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Brain Behav Immun. 2018 Feb;68:123-131. doi: 10.1016/j.bbi.2017.10.007. Epub 2017 Oct 12.

Maternal depressive symptoms linked to reduced fecal Immunoglobulin A concentrations in infants.

Author information

1
Department of Pediatrics, University of Alberta, 3-527 Edmonton Clinic Health Academy, 11405-87 Avenue, Edmonton, Alberta T6G 1C9, Canada.
2
Department of Agricultural, Food and Nutritional Science, University of Alberta, 4-126A Li Ka Shing Center for Health Research Innovation, Edmonton, Alberta T6G 2E1, Canada.
3
Department of Pediatrics, University of Calgary, CDC, Owerko Centre, Room 355, 2500 University Drive NW, Calgary, Alberta T2N 1N4, Canada; Department of Community Health Sciences, University of Calgary, CDC, Owerko Centre, Room 355, 2500 University Drive NW, Calgary, Alberta T2N 1N4, Canada.
4
Department of Pediatrics, University of Alberta, 4-577 Edmonton Clinic Health Academy, 11405-87 Avenue, Edmonton, Alberta T6G 1C9, Canada.
5
Department of Pediatrics and Child Health, University of Manitoba, 513 - 715 McDermot Avenue Winnipeg, Manitoba R3E 3P4, Canada.
6
Department of Pediatrics, University of Alberta, 1048B Research Transition Facility, Edmonton, Alberta T6G 2V2, Canada.
7
Department of Pediatrics, University of British Columbia, BC Children's Hospital, Room A2-147, 950 W 28th Avenue, Vancouver, British Columbia V5Z 4H4, Canada.
8
Department of Pediatrics, University of Toronto, The Hospital for Sick Children, Peter Gilgan Center for Research and Learning, 686 Bay Street, 10-9716, Toronto, Ontario M5G 0A4, Canada.
9
Department of Medicine, McMaster University, 50 Charlton Avenue E., Hamilton, Ontario L8N 4A6, Canada.
10
Dalla Lana School of Public Health, University of Toronto, 223 College Street, Toronto, Ontario M5T 1R4, Canada.
11
Department of Pediatrics, University of Alberta, 3-527 Edmonton Clinic Health Academy, 11405-87 Avenue, Edmonton, Alberta T6G 1C9, Canada; School of Public Health, University of Alberta, 3-527 Edmonton Clinic Health Academy, 11405-87 Avenue, Edmonton, Alberta T6G 1C9, Canada. Electronic address: kozyrsky@ualberta.ca.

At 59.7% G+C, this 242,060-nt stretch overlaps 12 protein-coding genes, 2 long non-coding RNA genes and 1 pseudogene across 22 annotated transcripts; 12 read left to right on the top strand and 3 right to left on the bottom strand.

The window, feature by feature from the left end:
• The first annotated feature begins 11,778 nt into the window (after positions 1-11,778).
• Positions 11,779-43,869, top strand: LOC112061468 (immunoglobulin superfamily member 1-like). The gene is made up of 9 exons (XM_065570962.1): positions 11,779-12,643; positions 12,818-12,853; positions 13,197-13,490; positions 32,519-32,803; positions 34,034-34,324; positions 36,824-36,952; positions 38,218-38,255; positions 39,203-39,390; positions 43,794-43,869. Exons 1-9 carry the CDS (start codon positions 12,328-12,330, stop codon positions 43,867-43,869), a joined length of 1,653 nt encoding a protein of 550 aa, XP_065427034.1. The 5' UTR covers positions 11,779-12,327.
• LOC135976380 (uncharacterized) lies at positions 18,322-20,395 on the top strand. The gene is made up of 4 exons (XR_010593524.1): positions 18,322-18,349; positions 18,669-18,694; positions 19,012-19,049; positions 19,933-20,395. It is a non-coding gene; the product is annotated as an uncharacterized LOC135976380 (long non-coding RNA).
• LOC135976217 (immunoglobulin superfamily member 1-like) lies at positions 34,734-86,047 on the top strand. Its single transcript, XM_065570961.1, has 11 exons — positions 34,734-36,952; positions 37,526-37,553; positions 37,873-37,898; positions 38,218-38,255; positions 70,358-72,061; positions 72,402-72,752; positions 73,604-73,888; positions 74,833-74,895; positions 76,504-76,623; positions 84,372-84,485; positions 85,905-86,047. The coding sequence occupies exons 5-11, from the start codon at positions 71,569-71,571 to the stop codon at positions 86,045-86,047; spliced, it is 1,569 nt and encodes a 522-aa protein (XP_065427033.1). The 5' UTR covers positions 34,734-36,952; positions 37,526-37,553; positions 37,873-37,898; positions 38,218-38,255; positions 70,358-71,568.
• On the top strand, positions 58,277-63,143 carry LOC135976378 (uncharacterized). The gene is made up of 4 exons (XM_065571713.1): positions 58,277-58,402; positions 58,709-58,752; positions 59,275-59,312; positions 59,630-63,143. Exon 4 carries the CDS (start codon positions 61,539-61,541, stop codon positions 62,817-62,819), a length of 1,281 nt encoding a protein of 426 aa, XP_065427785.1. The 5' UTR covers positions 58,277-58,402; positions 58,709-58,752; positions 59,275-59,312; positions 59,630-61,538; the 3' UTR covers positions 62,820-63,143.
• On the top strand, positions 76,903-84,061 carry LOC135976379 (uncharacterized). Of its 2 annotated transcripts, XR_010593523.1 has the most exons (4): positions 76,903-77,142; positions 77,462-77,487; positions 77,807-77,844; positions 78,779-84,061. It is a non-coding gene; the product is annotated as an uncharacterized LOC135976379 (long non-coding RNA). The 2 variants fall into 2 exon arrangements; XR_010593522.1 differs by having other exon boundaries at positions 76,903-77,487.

Abstract

Secretory Immunoglobulin A (sIgA) plays a critical role to infant gut mucosal immunity. Delayed IgA production is associated with greater risk of allergic disease. Murine models of stressful events during pregnancy and infancy show alterations in gut immunity and microbial composition in offspring, but little is known about the stress-microbiome-immunity pathways in humans. We investigated differences in infant fecal sIgA concentrations according to the presence of maternal depressive symptoms during and after pregnancy. A subsample of 403 term infants from the Canadian Healthy Infant Longitudinal Development (CHILD) cohort were studied. Their mothers completed the Center of Epidemiologic Studies Depression Scale when enrolled prenatally and again postpartum. Quantified by Immundiagnostik sIgA ELISA kit, sIgA from infant stool was compared across maternal depressive symptom categories using Mann-Whitney U-tests and logistic regression models that controlled for various covariates. Twelve percent of women reported clinically significant depressive symptoms only prenatally, 8.7% had only postpartum symptoms and 9.2% had symptoms both pre and postnatally. Infants born to mothers with pre and postnatal symptoms had significantly lower median sIgA concentrations than those in the reference group (4.4 mg/g feces vs. 6.3 mg/g feces; p = 0.033). The odds for sIgA concentrations in the lowest quartile was threefold higher (95% CI: 1.25-7.55) when mothers had pre and postnatal symptoms, after controlling for breastfeeding status, infant age, antibiotics exposure and other covariates. Postnatal symptoms were not associated with fecal sIgA, independently of breastfeeding status. Infants born to mothers with depressive symptoms appear to have lower fecal sIgA concentrations, predisposing them to higher risk for allergic disease.

KEYWORDS:

Allergy; Asthma; Birth cohort; Gut immunity; Gut microbiome; Infants; Maternal distress; Postnatal; Prenatal; Secretory Immunoglobulin A

PMID:
29032226
DOI:
10.1016/j.bbi.2017.10.007
[Indexed for MEDLINE]

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